When you give people a space where they know that their words will have a direct impact on policy, their words change drastically. When Brazil embarked on a similar project of crowdsourcing a major law, they were ready to have to moderate the discussion. Heavily. But it turns out that even with thousands of participants, they only had to edit or delete comments a handful of times. Here’s a translation from one of the most vitriolic disagreements on their site:

Dear Denise, thank you for your thoughtful response and for speaking on behalf of citizen rights, about which you express yourself very properly. I will try to answer you and Marcel at the same time. I thank the two of you for the privilege of doing so.*

When people contribute to official government sites in a way that they know they will be taken seriously without having to raise their voice, the quality of discussion improves drastically. The same person swearing IN ALL CAPS in a comment section, when invited to contribute to actual government policy, suddenly becomes polite and thoughtful. A few people have taken to calling it the “Marble Columns Effect.”

Even on sites not maintained by the government, disagreements can often be civil when the underlying site is structured to handle them. Debating site Kialo is a pretty good example.

*In the original Portuguese: “Prezada Denise, obrigado por sua atenciosa resposta e por ser cidadã ciosa de seus direitos, sobre os quais você se expressa com muita propriedade. Procurarei responder a você e ao Marcel ao mesmo tempo. Agradeço aos dois o privilégio de poder fazê-lo.”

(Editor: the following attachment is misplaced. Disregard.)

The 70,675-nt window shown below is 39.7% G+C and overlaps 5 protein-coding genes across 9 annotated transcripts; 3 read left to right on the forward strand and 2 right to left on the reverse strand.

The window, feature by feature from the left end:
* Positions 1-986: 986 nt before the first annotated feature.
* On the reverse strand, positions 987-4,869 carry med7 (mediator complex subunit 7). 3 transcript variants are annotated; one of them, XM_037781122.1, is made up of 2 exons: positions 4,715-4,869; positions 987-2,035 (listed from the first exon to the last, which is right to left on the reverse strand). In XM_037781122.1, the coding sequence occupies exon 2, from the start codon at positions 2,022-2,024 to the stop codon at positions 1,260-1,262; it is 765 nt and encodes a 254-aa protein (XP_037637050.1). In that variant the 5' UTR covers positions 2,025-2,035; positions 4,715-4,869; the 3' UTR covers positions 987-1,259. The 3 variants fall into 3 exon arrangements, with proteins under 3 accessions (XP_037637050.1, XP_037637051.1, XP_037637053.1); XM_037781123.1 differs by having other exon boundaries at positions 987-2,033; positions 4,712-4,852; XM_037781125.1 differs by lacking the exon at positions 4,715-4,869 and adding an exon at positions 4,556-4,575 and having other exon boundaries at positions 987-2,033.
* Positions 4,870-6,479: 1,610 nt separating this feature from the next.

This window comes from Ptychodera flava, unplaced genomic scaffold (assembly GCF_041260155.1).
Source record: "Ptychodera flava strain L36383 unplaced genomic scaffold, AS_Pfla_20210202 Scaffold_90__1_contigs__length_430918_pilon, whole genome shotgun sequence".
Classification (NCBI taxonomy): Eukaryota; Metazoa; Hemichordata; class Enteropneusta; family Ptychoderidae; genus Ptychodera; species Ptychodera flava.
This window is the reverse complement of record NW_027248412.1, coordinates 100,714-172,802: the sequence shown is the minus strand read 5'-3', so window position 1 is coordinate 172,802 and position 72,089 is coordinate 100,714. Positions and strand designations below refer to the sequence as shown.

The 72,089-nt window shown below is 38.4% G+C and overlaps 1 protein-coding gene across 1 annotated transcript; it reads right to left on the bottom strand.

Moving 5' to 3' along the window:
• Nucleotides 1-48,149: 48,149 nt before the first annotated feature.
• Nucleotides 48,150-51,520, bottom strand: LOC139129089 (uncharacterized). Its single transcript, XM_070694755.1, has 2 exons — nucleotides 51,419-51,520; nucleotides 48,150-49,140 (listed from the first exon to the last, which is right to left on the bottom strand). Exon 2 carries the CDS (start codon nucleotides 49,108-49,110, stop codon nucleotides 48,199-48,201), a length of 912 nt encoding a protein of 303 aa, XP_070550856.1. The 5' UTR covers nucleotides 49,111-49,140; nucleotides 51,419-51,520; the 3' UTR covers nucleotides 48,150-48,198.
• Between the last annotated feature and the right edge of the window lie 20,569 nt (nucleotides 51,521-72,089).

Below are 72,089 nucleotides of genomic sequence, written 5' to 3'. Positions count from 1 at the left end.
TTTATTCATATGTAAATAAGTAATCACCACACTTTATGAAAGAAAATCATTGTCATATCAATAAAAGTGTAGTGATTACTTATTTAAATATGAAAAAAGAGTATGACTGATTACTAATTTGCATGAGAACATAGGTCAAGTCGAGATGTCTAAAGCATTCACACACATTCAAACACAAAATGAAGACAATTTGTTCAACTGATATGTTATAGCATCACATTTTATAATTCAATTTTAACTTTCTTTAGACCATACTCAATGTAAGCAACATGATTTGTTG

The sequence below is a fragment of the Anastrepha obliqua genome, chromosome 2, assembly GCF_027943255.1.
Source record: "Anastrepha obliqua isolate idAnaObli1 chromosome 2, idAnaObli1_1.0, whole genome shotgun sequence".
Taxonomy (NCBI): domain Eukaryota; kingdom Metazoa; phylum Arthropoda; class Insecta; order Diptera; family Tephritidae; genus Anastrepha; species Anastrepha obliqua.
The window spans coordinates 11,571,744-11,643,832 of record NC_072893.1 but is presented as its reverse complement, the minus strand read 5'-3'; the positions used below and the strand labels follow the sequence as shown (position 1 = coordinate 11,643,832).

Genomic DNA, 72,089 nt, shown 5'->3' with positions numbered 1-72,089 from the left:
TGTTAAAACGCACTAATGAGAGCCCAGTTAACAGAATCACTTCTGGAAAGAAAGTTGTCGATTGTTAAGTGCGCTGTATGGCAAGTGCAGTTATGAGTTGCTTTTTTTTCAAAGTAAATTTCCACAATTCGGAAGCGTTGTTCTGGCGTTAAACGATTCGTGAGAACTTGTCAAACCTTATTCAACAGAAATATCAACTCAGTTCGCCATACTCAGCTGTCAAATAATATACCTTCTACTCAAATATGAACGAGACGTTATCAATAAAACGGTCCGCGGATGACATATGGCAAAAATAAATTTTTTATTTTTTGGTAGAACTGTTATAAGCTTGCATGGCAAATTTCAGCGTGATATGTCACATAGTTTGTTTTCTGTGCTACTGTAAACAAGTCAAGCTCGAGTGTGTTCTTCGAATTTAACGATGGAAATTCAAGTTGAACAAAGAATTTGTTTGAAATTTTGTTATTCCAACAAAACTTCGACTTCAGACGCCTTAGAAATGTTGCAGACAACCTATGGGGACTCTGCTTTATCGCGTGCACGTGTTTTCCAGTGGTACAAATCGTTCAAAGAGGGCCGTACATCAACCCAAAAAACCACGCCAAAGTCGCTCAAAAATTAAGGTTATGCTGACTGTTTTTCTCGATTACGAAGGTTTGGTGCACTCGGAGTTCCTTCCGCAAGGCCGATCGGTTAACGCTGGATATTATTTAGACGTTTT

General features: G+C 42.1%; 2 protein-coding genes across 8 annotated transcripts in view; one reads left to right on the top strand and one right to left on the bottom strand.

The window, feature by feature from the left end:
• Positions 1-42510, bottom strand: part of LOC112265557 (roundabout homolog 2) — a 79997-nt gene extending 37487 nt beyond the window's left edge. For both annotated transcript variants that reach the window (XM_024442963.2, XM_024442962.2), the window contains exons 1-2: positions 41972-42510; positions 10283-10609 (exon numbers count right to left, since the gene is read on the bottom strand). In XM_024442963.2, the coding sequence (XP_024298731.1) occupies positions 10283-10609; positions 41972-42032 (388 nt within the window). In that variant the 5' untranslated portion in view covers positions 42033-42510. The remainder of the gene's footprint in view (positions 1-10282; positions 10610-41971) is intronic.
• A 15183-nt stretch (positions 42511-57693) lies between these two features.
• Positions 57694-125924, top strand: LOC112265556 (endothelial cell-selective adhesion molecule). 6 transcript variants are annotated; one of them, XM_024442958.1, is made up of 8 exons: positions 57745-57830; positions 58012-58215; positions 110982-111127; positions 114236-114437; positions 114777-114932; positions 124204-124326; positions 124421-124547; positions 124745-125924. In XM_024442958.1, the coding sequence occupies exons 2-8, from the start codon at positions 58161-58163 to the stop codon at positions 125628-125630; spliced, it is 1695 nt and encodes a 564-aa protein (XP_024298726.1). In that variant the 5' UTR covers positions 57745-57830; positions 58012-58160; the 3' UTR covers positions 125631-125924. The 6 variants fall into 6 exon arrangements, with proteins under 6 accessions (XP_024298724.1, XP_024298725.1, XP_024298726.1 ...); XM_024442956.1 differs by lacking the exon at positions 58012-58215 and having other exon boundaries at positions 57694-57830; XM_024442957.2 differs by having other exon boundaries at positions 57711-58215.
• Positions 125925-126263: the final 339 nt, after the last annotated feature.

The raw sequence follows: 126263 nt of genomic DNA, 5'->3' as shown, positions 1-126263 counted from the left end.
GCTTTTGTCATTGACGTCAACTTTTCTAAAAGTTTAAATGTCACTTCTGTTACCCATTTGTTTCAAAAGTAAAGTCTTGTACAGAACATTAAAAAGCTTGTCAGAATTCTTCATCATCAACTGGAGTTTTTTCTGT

Which states currently allow ballot initiatives at the state level? Where can I learn more about their processes?

Here’s a list of the states that allow ballot initiatives, along with links to the relevant state government websites that describe their process.

First, states that send successful initiatives straight to the ballot (in most cases):

Then, states that send initiatives to the state legislature first, and then to the ballot if the legislature votes no or ignores it:

You can find more information about these states here.

If forty-eight out of fifty states allow ballot initiatives at the local level, which are the two that don’t?

Indiana and Illinois. Illinois technically allows it in changing the classification of a city for tax purposes, but not for anything else.

Other states do have restrictions on what can and can’t be legislated through ballot initiatives. You can read more about which states allow what here.

Doesn’t [insert state here] already has some sort of public hearing or comment process before these initiatives go out for signatures?

A few do. And that’s a good thing. But most of them happen in court hearings that are a lot harder to get to than a web page.

Missouri and California do have some online representation in theory, but finding the particular pages is hard, and public discussion, comments, and edits aren’t enabled.

Who are you and why are you suggesting this?

I’m a private citizen. I am not (as of this writing) funded by anyone, and I am researching and advocating for this in my spare time.

I don’t stand to benefit from this being adopted. I’m doing this because I believe in it.

Sounds great. How do we make it happen?

Simple, get in touch with me. This is in very early stages and we need:

  • Research into the legal and political obstacles to implementing this, especially from people who can look into how their local governments handle ballot initiatives.
  • Networking especially from constituents who can talk to their communities and government representatives to see how they would feel about adopting this process.
  • Developers and Techies to evaluate the available open source tools like Madison, Legislation Lab, and others to figure out what would require the least overhead and resources from already overworked and over-budget local governments.